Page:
Oddly enough, the fish and wildlife realm, based in the scientific approach, is occasionally fraught with "cherry picking." Cherry picking is the act of pointing at individual cases or data that seem to confirm a particular position, while ignoring a significant portion of related cases or data that may contradict that position. According to Wikipedia, "It is a kind of fallacy of selective attention, and may be committed intentionally or unintentionally."
Even though sound science - and good sense - demand that one objectively consider all the available facts, sometimes the facts are ignored, selectively used or twisted in order to advance this agenda or that agenda.
According to Nate Dickenson, author of "Common Sense Wildlife Management" and highly-respected wildlife biologist, "Wildlife management can, and of course should, be conducted in an objective, common sensical manner and be recognized as a noble, professional and scientific field. If not, the spoilers who generally have little respect for objectivity and the scientific method, who may feel the best use of data is to manipulate it, who tend to become strictly political animals, who are unwilling to stand up for what they know is right and who at times beat on those who are professionally successful, will prevail."
Through the years, even some people in the field of wildlife science have cherry picked from none other than the father of modern wildlife management Aldo Leopold. Leopold taught that disturbances in the forest, be they timber harvest, fire or major weather events benefit wildlife habitats and populations. Yet, some have chosen to ignore this basic premise, especially as it applies to timber harvest.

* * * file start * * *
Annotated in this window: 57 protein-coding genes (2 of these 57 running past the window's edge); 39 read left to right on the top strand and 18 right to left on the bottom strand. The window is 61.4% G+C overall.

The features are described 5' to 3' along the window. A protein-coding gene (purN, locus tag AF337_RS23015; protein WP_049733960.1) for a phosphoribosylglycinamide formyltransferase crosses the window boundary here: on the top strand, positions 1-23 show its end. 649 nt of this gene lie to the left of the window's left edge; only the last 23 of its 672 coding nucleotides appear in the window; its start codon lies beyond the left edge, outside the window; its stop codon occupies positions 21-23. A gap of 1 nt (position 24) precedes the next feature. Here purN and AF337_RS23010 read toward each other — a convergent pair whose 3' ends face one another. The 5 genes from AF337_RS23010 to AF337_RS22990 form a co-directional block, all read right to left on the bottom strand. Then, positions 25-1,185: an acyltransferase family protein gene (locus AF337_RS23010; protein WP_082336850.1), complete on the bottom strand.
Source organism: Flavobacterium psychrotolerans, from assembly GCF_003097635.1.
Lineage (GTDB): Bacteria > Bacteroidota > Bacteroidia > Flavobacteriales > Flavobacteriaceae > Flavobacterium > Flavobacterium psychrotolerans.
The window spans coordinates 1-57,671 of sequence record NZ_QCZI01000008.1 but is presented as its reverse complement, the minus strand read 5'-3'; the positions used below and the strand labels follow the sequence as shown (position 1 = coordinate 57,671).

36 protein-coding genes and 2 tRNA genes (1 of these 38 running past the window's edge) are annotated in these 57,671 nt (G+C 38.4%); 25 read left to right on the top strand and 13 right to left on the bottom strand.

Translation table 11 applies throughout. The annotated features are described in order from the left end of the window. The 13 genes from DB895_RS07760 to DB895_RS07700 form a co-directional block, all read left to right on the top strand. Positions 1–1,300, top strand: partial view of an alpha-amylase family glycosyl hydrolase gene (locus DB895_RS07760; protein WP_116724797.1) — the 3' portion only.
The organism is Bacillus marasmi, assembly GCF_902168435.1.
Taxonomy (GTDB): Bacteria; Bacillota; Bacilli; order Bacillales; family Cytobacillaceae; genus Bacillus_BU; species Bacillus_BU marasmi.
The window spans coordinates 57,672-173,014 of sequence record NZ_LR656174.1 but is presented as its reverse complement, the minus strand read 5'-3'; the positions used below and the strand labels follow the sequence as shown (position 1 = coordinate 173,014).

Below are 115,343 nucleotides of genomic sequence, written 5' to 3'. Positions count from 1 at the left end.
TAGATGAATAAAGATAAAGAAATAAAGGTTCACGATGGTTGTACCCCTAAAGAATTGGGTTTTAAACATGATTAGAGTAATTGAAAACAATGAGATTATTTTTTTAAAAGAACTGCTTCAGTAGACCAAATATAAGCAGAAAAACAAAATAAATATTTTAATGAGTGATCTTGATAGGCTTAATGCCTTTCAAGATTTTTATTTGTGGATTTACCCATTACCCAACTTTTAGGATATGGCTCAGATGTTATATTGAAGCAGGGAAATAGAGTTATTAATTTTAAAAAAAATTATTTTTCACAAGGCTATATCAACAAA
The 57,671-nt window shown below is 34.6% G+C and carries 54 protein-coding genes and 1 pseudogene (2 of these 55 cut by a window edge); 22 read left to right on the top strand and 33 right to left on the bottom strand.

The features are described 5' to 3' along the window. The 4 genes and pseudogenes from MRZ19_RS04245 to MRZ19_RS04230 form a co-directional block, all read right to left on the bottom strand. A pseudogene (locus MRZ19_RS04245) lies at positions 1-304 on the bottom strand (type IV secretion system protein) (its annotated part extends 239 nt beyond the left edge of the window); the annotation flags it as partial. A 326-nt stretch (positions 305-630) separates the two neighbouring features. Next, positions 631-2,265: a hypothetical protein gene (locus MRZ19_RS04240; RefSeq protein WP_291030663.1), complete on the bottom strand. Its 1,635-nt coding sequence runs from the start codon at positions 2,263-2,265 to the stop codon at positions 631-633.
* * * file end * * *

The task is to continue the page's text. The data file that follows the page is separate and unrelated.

Leopold also stressed the importance of managing wildlife resources through the people, and acknowledged the difficulty of doing so.
He wrote, "The deer are the easy part. The hunters are the difficult part."
In the forestry profession, Gifford Pinchot, the acclaimed father of professional forestry, taught his fledgling students at the Cradle of Forestry near Asheville, N.C., that, in order to manage the forest, they must engage the people. To this day, there are some who refuse to acknowledge this basic precept, ignoring the fact that most of the forestland and wildlife habitat in our part of the world is owned by small, non-industrial forest landowners.
The whole business of turkey seasons is a recent, close-to-home example of cherry picking. The accepted body of science on the topic says that gobbler-only fall seasons have no appreciable impact on turkey populations or on spring hunting opportunity. Yet, proponents of closing Alabama’s fall season claimed there was not sufficient data to support continuing the fall season.
To quote preeminent turkey biologist Dr. James Earl Kennamer, Chief Conservation Officer of the National Wild Turkey Federation, "There is no scientific basis for this action since hunters can choose to kill their gobblers in the fall or spring. It is their choice. Given that this will change a half century or more of tradition, I feel the public should have had an opportunity to provide input. Eliminating a season like this takes away from the opportunity to hunt. If our hunters don’t protect our traditions, who will?"